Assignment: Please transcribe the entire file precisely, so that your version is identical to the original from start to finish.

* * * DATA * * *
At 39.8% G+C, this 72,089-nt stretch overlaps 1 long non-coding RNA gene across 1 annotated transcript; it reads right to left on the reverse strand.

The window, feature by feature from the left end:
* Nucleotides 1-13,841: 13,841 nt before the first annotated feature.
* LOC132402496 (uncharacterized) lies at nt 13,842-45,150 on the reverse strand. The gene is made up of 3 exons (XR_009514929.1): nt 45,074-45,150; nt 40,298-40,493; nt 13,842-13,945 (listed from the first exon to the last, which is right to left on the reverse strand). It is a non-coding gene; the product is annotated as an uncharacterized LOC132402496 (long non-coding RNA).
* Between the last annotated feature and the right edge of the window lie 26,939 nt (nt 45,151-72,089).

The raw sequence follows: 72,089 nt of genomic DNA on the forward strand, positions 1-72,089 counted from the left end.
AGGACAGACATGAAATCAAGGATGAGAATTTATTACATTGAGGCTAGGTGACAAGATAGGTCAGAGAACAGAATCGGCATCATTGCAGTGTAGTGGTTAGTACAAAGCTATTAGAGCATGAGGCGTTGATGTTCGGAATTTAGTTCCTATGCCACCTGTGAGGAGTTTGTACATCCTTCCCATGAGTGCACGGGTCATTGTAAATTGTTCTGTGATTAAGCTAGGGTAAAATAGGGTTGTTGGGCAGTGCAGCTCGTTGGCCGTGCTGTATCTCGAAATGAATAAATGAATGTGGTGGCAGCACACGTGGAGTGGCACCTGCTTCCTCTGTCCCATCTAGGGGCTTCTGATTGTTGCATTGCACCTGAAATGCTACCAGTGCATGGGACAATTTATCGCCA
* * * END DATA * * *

At 39.8% G+C, this 72,089-nt stretch overlaps 1 long non-coding RNA gene across 1 annotated transcript; it reads right to left on the reverse strand.

The window, feature by feature from the left end:
* Nucleotides 1-13,841: 13,841 nt before the first annotated feature.
* LOC132402496 (uncharacterized) lies at nt 13,842-45,150 on the reverse strand. The gene is made up of 3 exons (XR_009514929.1): nt 45,074-45,150; nt 40,298-40,493; nt 13,842-13,945 (listed from the first exon to the last, which is right to left on the reverse strand). It is a non-coding gene; the product is annotated as an uncharacterized LOC132402496 (long non-coding RNA).
* Between the last annotated feature and the right edge of the window lie 26,939 nt (nt 45,151-72,089).

The raw sequence follows: 72,089 nt of genomic DNA on the forward strand, positions 1-72,089 counted from the left end.
AGGACAGACATGAAATCAAGGATGAGAATTTATTACATTGAGGCTAGGTGACAAGATAGGTCAGAGAACAGAATCGGCATCATTGCAGTGTAGTGGTTAGTACAAAGCTATTAGAGCATGAGGCGTTGATGTTCGGAATTTAGTTCCTATGCCACCTGTGAGGAGTTTGTACATCCTTCCCATGAGTGCACGGGTCATTGTAAATTGTTCTGTGATTAAGCTAGGGTAAAATAGGGTTGTTGGGCAGTGCAGCTCGTTGGCCGTGCTGTATCTCGAAATGAATAAATGAATGTGGTGGCAGCACACGTGGAGTGGCACCTGCTTCCTCTGTCCCATCTAGGGGCTTCTGATTGTTGCATTGCACCTGAAATGCTACCAGTGCATGGGACAATTTATCGCCA